My concern is getting Botox and accidentally twitching/rubbing the area (without knowing or realiziang it) within the 4 to 6 hr recovery time. What are the realistic chances that the Botox will, for sure, migrate to other areas and cause droopiness? I hear from some medical folks that it's not that likely to migrate but Doctors like to "be safe than sorry". What is the truth behind the likelihood? Also, I have back issues and need to sleep without a pillow. Is that fine after the 4 hr recovery?
Botox Question: Recovery Time of Treatment?
Doctor Answers 12
Botox Recovery Time
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It's ok to touch your face after Botox. It's not ok to have something like a facial or facial massage right after. I tell people that's it's fine to just be normal. I have found zero difference if people work out, lie down, etc. and I've injected Botox for about 20 years. The effects and outcomes are dependent on the experience of your injector.
Don't worry about it...there's relatively little you can do to mess up botox...
once the botox has been injected, there's relatively little you're likely to do to change the ultimate outcome...in spite of lots of advice on what to and what not to do, none of the recommendations have the backing of science...get it injected correctly and then you can pretty much do what you want...even go to the gym...don't worry about rubbing the area and certainly by the time you go to bed, the botox isn't going to move around...don't worry...
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Botox and activity right after injection
After Botox injection it has always been thought that massaging the skin may cause it to migrate, although I haven't seen this happen. I don't tell my patients to change their activity after injection, but I would advise against massaging the skin on the day of injection. I have seen rare cases of Botox migrating into the eyelid and causing droopiness, but this was with injection for eyelid spasms where the drug was injected fairly close to the eyelid elevating muscles.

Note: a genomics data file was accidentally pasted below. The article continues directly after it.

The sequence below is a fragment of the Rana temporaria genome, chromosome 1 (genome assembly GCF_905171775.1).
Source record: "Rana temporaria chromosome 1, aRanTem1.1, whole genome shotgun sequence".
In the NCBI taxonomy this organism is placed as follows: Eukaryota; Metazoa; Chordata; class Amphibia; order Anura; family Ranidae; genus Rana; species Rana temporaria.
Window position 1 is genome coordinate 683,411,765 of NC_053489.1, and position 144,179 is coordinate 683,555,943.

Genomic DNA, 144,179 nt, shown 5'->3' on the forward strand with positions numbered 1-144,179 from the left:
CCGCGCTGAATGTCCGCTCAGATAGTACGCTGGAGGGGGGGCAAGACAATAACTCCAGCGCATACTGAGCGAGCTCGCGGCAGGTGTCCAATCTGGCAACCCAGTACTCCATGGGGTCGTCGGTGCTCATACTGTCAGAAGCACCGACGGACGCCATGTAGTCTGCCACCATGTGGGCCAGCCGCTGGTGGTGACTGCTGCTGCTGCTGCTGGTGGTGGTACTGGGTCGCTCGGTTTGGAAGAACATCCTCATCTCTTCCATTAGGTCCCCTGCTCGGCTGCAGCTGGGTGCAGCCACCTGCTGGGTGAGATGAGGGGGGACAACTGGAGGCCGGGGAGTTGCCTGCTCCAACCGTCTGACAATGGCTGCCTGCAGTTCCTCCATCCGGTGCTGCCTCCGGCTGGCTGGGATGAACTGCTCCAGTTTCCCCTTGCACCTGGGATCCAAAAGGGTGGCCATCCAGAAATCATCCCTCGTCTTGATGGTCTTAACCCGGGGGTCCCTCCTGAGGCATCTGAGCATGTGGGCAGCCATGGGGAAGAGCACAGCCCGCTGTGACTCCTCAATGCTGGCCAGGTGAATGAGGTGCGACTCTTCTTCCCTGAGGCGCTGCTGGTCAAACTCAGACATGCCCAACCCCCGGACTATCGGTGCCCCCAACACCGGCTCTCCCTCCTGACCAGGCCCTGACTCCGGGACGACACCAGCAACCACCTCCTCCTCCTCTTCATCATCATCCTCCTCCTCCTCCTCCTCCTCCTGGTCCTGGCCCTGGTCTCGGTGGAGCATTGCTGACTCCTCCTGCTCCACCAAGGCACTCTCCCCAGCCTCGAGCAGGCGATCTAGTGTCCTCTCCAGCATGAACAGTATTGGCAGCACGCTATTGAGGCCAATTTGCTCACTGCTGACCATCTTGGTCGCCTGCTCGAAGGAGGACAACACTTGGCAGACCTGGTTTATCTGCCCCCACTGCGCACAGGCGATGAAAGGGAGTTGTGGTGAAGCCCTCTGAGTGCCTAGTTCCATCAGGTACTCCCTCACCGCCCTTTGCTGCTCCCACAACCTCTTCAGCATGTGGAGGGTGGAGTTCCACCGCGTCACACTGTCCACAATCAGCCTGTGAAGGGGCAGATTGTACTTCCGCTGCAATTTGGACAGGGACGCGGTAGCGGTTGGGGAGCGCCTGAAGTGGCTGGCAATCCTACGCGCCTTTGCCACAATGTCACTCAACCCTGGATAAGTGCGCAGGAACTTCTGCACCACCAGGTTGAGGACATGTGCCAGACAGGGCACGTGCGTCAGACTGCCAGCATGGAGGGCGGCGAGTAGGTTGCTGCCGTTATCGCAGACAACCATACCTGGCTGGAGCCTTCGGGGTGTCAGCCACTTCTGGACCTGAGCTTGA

Botox and massage
I doubt you can technically manipulate the product enough to cause "migration" to other areas. It is completely fine to sleep without a pillow - injecting into the muscles doesn't allow for movement where it isn't placed. If you've had an experienced and well-trained injector do the treatment, you'll be fine.
Recovery from Botox injections - Los Angeles Plastic Surgery
Botox is very safe for injection onto the face. You can resume normal activities, but just to be sure, most doctors recommend avoidance of strenuous activity for a few hours. Raffy Karamanoukian, Los Angeles
Recovery time from Botox injections
There is no evidence to suggest that accidentally twitching/rubbing the area after Botox injections will affect your results. Within 20 to 90 minutes after neurotoxins such as Botox, Dysport or Xeomin are injected, botulinum neurotoxin type A can be detected inside the motor nerve endings. Therefore the muscles and nerve endings take up the Botox, Dysport or Xeomin very quickly before they can spread far from the injection site.
Botox and recovery time
Generally speaking Botox stays put where the injector put it. That said, I would do any facial or massage to the face within 48hrs, nor generally rub the area aggressively. As long as you have a highly trained and experienced physician injector like a dermatologist or plastic surgeon, you'll be in great hands such that droopiness is a very very rare event. ~ Dr. Benjamin Barankin, Toronto Dermatology Centre.
Botox Movement With Massage
Botox usually does not move to create weakness in other muscles with normal touching or occasional rubbing during the first few hours. Some surgeons use a large volume of dilute Botox solution which will tend to spread much more than a small volume of concentrated solution. There may be the same number of units of Botox in the two solutions, but if massaged, the more dilute solution will tend to move to areas where it is not wanted. The most concentrated Botox solution is 100 units per cc. This is the best concentration to prevent undesirable spread. Regardless of the concentration, it is best to avoid excessive massage of the area until the next day.
These answers are for educational purposes and should not be relied upon as a substitute for medical advice you may receive from your physician. If you have a medical emergency, please call 911. These answers do not constitute or initiate a patient/doctor relationship.